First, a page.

list mirror (unofficial, one of many)
 help / color / mirror / code / Atom feed
From: Johannes Schindelin <>
To: Eric Wong <>
Cc: Emily Shaffer <>,
	Jeff King <>,
	Jonathan Tan <>,
Subject: Re: Git in Outreachy December 2019?
Date: Thu, 26 Sep 2019 14:45:09 +0200 (CEST)	[thread overview]
Message-ID: <> (raw)
In-Reply-To: <20190924005529.GA8354@dcvr>

Hi Eric,

On Tue, 24 Sep 2019, Eric Wong wrote:

> Johannes Schindelin <> wrote:
> > On Mon, 16 Sep 2019, Emily Shaffer wrote:
> > >  - try and make progress towards running many tests from a single test
> > >    file in parallel - maybe this is too big, I'm not sure if we know how
> > >    many of our tests are order-dependent within a file for now...
> >
> > Another, potentially more rewarding, project would be to modernize our
> > test suite framework, so that it is not based on Unix shell scripting,
> > but on C instead.
> I worry more C would reduce the amount of contributors (some of
> the C rewrites already scared me off hacking years ago).  I
> figure more users are familiar with sh than C.

Seeing as most of the patches/patch series require contributors not only
to write test cases in Unix shell script, but also to patch or implement
code in C, I fail to be concerned about that.

> It would also increase the disparity between tests and use of
> actual users from the command-line.

I find it really endearing whenever I hear anybody talking about Git
users as if every single one of them crafted extensive shell scripts
around Git. In my experience, most of the people who do that gather on
this here mailing list, or on a nearby one, and that is but a tiny
fraction of Git users.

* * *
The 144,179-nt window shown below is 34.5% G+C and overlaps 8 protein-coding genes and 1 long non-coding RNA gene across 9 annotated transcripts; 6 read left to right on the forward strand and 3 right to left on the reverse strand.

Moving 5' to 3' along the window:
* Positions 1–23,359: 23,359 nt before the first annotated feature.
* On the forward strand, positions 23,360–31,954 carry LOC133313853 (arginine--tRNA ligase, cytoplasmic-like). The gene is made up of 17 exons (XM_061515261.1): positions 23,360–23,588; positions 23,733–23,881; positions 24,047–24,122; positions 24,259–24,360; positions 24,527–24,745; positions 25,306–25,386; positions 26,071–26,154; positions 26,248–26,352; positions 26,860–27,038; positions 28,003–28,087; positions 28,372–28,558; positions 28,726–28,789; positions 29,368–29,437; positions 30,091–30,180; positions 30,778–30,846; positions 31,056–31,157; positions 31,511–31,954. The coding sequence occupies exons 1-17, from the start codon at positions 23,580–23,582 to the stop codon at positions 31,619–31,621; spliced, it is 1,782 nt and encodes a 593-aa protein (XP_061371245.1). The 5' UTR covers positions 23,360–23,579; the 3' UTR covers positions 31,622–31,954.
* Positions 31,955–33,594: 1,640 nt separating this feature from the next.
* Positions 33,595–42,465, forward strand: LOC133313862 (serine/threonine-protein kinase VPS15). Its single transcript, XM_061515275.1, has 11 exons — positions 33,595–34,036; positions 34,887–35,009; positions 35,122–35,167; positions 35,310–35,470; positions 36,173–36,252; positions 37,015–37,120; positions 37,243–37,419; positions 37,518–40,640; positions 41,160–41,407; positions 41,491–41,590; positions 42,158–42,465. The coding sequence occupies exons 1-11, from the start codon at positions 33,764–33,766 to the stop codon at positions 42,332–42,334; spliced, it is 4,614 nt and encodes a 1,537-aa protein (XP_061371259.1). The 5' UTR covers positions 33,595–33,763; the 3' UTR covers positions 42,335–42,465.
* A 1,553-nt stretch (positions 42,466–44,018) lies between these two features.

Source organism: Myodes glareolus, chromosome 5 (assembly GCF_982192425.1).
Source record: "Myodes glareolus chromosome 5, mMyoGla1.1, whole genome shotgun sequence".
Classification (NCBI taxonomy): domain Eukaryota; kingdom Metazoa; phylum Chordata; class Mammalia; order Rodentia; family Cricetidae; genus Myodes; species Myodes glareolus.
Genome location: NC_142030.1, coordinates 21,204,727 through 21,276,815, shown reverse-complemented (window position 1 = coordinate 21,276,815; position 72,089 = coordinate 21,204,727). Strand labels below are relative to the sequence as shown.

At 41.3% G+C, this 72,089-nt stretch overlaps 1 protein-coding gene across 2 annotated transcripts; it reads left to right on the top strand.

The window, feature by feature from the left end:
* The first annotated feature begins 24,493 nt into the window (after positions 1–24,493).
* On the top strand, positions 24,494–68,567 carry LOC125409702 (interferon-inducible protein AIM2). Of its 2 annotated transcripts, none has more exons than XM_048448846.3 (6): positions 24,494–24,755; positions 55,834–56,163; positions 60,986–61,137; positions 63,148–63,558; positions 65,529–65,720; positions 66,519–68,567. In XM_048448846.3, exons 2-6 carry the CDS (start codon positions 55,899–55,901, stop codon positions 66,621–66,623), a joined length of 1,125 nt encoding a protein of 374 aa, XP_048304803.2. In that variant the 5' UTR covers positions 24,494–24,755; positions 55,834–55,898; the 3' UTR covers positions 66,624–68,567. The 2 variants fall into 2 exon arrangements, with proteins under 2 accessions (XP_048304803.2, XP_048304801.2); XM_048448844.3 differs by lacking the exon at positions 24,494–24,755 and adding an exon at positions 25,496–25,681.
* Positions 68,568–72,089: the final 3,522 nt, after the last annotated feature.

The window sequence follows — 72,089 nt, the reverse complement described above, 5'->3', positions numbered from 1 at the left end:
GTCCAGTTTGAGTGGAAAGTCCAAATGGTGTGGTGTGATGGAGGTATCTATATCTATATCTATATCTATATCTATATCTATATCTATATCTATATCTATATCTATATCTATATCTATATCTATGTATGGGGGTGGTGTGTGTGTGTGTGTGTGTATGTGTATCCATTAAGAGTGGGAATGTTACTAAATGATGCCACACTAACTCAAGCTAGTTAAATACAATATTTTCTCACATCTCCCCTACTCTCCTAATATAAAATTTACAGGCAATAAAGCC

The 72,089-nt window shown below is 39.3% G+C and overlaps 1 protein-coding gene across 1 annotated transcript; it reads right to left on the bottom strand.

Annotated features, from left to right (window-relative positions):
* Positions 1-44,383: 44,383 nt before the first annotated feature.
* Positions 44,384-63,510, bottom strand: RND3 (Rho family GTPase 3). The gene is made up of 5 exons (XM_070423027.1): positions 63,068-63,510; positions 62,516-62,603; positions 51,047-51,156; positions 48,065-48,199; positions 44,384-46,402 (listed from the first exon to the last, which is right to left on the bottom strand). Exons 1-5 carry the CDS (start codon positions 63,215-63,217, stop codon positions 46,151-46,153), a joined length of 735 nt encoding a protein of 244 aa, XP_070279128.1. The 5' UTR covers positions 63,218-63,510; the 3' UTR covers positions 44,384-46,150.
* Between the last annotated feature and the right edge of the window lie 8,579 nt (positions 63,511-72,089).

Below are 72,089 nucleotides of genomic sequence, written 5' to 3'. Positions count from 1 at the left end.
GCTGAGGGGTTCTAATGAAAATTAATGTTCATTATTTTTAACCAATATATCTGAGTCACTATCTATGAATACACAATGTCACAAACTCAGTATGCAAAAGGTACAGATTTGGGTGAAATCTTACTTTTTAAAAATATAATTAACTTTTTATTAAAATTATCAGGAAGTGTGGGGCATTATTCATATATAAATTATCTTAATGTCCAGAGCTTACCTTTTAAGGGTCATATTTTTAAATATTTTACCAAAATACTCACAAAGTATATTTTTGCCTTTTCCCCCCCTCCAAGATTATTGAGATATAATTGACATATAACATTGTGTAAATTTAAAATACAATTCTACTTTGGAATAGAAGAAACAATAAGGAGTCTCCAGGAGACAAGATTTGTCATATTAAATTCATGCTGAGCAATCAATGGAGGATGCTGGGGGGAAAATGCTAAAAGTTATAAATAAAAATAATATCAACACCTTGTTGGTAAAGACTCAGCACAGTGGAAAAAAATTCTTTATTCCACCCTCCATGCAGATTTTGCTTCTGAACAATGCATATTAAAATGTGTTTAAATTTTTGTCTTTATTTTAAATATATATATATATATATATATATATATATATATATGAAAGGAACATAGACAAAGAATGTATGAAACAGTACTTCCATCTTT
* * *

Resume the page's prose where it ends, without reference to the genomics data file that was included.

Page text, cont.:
Besides, it was my understanding that Git's test suite tries to prevent
regressions in Git's code, whether it is called in scripts or not. As
such, it would not matter _how_ that functionality is tested. Does that
not match your understanding?

> > The fact that it is based on Unix shell scripting not only costs a lot
> > of speed, especially on Windows, it also limits us quite a bit, and I am
> > talking about a lot more than just the awkwardness of having to think
> > about options of BSD vs GNU variants of common command-line tools.
> I agree that it costs a lot of time, and I'm even on Linux using
> dash as /bin/sh + eatmydata (but ancient laptop)

One thing that I meant to play with (but which is hampered by too many
parts of Git being implemented in Unix shell/Perl, still, therefore
making code coverage analysis hard) is Test Impact Analysis
In short, a way to avoid running tests the code touched by them was
already tested before. Example: if I change the ``, no
regression test needs to be run at all. If I change ``, the
majority of test scripts can be skipped, only t98*.sh need to be run
(and maybe not even all of them).

There is a lot of work to be done on the built-in'ification, still,
before that becomes feasible, of course.

> > For example, many, many, if not all, test cases, spend the majority of
> > their code on setting up specific scenarios. I don't know about you,
> > but personally I have to dive into many of them when things fail (and I
> > _dread_ the numbers 0021, 0025 and 3070, let me tell you) and I really
> > have to say that most of that code is hard to follow and does not make
> > it easy to form a mental model of what the code tries to accomplish.
> >
> > To address this, a while ago Thomas Rast started to use `fast-export`ed
> > commit histories in test scripts (see e.g. `t/t3206/history.export`). I
> > still find that this fails to make it easier for occasional readers to
> > understand the ideas underlying the test cases.
> >
> > Another approach is to document heavily the ideas first, then use code
> > to implement them. For example, t3430 starts with this:
> >
> > 	[...]
> >
> > 	Initial setup:
> >
> > 	    -- B --                   (first)
> > 	   /       \
> > 	 A - C - D - E - H            (master)
> > 	   \    \       /
> > 	    \    F - G                (second)
> > 	     \
> > 	      Conflicting-G
> >
> > 	[...]
> >
> > 	test_commit A &&
> > 	git checkout -b first &&
> > 	test_commit B &&
> > 	git checkout master &&
> > 	test_commit C &&
> > 	test_commit D &&
> > 	git merge --no-commit B &&
> > 	test_tick &&
> > 	git commit -m E &&
> > 	git tag -m E E &&
> > 	git checkout -b second C &&
> > 	test_commit F &&
> > 	test_commit G &&
> > 	git checkout master &&
> > 	git merge --no-commit G &&
> > 	test_tick &&
> > 	git commit -m H &&
> > 	git tag -m H H &&
> > 	git checkout A &&
> > 	test_commit conflicting-G G.t
> >
> > 	[...]
> >